Ask the PI about their preferred mentorship style. Some professors will naturally be more hands-on and will be involved in planning experiments and analyzing data, while other professors (typically with larger labs) will be less hands-on. For advisors that are less hands-on, ask if there are lab members (typically postdocs or senior grad students) who can act as mentors for newer students and with whom you can regularly meet with one-on-one. Make sure that you will be able to get the mentorship you need, as it is one of the keys to grad student success.
Ask the PI about what the expectations for a grad student in the lab are. Different professors have different expectations for their students, and it is important to make sure those expectations line up with what you want out of your research experience.
What questions should I ask the graduate students in the lab to get a sense of the PI's mentorship style?
Ask again about the professor’s mentorship style, as it is helpful to also get the grad students’ perspective. See if the grad students feel like they are getting the support they need to succeed in grad school, and whether that is through the professor or through postdocs or more senior grad students. Some PIs will mentor their students with a variety of styles more suited to what each student needs. Generally, this is a good indication that the PI can adjust their mentorship style to fit your needs with the different phases of your PhD. However, some PIs are not as agile.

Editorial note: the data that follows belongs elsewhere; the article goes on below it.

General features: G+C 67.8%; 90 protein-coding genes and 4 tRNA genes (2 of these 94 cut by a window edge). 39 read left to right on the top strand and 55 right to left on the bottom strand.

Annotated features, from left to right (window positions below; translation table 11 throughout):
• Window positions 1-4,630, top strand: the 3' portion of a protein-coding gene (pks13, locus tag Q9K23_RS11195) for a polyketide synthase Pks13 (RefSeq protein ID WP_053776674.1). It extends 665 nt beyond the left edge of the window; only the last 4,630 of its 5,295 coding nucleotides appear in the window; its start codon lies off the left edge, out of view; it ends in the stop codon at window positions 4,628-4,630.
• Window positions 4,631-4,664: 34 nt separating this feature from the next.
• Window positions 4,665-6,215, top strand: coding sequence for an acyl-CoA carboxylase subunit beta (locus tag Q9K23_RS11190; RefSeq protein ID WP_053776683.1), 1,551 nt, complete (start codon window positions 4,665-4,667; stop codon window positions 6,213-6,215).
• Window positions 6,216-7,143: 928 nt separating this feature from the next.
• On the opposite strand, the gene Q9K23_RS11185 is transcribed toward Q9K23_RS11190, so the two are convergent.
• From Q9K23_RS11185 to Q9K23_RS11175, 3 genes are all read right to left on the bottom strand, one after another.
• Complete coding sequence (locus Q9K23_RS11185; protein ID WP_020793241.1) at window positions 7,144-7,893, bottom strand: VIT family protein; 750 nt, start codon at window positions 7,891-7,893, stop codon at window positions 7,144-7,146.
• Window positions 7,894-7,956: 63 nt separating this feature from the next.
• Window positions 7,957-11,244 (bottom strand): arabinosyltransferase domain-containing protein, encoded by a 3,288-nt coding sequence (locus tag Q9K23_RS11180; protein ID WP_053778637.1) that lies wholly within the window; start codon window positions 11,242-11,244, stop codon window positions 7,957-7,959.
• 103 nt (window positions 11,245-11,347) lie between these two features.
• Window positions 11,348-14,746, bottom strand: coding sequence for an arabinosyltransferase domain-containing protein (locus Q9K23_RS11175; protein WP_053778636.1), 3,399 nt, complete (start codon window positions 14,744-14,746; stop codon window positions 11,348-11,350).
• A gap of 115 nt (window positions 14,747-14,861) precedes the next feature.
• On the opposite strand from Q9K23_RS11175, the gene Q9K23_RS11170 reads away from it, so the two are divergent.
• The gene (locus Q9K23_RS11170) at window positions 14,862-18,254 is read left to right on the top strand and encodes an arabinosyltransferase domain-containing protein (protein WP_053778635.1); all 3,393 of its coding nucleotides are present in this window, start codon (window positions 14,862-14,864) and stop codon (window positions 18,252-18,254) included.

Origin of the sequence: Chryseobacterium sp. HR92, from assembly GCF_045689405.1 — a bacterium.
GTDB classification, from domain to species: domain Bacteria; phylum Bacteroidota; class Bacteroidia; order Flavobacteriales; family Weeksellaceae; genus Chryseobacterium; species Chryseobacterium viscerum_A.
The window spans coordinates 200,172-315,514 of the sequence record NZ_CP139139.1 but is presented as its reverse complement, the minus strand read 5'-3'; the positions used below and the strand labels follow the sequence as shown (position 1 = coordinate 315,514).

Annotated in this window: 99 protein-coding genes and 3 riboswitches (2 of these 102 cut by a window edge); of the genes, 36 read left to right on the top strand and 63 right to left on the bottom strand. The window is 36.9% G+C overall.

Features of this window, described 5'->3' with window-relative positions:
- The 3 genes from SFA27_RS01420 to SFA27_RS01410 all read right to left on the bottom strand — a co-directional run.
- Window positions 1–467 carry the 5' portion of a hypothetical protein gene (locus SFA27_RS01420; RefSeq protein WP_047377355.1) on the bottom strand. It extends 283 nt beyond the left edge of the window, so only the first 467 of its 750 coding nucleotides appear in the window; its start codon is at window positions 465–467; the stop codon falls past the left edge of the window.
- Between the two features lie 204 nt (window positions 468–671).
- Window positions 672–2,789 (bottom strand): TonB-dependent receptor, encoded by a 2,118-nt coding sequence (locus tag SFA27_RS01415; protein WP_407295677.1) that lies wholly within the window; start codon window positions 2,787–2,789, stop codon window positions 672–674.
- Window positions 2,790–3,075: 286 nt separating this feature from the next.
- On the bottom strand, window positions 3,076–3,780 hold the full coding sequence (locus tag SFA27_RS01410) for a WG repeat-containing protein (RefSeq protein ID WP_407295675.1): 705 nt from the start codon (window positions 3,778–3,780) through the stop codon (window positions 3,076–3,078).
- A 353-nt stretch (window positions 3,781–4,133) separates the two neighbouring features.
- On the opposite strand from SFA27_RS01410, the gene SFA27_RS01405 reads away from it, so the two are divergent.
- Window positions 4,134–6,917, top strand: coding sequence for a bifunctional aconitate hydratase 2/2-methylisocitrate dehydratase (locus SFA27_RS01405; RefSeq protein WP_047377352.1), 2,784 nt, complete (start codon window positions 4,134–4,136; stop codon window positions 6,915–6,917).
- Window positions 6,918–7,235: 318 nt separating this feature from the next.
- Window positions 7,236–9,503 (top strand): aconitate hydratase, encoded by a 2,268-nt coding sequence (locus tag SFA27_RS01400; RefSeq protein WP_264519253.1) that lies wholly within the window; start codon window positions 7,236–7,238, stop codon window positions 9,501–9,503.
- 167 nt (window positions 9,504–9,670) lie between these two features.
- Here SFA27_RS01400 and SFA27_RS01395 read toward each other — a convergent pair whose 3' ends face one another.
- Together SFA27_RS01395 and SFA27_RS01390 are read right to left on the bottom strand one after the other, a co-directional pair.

Ask the grad students in the lab how the professor prefers to communicate. The reality is that some professors will be more blunt, and some will be more sensitive, and having a mentor that communicates in a way that you prefer can be very helpful over the course of a PhD.
Ask about how the professor responds to failure. For example, whether or not the advisor will help students troubleshoot failed experiments, or whether the professor has a tendency to react negatively.
Ask what their experience has been with work/life balance, specifically things like taking vacations or family events. Also, ask about what the expectations for working hours in the lab are.
Where can I go if I have more questions?
BEGS hosts events and panels centered around mentorship, so keep an eye out for email announcements and subscribe to our calendar! You can also just pop into any BEGS social event and ask around for advice. Feel free to contact the mentorship chair.
If you have enrollment/degree progress related questions, contact Vanessa.